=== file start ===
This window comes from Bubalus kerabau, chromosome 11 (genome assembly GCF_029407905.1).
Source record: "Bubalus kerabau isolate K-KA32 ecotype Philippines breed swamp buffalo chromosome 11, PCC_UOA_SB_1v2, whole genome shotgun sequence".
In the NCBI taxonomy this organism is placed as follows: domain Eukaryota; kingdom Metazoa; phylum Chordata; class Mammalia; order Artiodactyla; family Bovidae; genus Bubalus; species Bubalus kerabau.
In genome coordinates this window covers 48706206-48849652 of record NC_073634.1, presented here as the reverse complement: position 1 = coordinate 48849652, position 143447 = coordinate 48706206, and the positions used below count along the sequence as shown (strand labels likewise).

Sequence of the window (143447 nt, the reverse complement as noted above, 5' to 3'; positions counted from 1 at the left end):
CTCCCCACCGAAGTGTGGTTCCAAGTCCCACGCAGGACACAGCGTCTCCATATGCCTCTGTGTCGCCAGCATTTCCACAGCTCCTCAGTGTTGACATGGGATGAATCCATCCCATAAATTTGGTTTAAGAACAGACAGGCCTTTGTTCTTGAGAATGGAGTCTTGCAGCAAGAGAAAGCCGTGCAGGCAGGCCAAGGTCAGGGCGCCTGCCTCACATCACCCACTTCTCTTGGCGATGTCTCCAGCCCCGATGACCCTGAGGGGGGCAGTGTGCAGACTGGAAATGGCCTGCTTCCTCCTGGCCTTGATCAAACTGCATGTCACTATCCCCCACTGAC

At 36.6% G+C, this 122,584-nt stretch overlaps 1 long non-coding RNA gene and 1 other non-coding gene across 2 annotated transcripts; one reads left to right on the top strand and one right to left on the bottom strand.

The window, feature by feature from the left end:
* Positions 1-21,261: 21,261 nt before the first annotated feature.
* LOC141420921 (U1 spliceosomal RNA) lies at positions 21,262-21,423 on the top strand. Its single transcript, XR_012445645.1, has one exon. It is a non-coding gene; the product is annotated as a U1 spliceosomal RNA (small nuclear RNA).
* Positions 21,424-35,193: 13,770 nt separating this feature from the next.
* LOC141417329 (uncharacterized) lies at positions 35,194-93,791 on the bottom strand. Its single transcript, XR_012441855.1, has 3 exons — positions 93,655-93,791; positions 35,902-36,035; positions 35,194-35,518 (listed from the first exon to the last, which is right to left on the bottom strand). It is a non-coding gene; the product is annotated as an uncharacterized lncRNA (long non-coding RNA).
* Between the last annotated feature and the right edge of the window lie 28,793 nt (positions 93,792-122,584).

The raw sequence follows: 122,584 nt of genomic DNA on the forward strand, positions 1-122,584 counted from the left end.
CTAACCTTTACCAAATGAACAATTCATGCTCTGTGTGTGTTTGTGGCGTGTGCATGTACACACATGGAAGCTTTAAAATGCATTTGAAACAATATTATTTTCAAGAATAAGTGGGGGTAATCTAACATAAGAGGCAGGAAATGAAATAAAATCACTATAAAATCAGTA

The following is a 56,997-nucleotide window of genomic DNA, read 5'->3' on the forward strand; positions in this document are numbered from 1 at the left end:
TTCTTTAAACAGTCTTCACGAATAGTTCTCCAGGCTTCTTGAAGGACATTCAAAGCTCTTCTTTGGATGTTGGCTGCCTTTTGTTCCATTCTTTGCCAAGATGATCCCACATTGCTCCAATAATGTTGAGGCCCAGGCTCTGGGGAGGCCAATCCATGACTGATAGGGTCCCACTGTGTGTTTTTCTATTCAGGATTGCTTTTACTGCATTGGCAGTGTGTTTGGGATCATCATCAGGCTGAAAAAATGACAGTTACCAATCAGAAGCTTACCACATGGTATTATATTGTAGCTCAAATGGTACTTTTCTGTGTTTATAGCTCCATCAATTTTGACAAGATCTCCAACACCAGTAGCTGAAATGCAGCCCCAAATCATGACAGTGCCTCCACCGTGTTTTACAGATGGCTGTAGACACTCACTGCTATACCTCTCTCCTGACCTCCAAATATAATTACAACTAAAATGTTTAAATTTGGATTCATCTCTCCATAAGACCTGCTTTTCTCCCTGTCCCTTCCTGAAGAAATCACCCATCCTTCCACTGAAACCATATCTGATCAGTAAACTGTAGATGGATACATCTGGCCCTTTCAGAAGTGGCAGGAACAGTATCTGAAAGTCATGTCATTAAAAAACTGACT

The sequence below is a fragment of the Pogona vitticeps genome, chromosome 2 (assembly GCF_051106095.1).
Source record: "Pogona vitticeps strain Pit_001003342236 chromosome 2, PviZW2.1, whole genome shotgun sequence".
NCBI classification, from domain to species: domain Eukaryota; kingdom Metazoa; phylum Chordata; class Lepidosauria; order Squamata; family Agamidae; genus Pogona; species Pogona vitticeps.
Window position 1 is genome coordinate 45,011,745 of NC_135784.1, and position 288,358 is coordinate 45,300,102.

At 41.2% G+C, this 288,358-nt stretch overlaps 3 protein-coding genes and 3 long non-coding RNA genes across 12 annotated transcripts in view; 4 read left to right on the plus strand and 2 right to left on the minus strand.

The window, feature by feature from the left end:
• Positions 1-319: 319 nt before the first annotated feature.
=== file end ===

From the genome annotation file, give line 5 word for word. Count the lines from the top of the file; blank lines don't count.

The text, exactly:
Sequence of the window (143447 nt, the reverse complement as noted above, 5' to 3'; positions counted from 1 at the left end):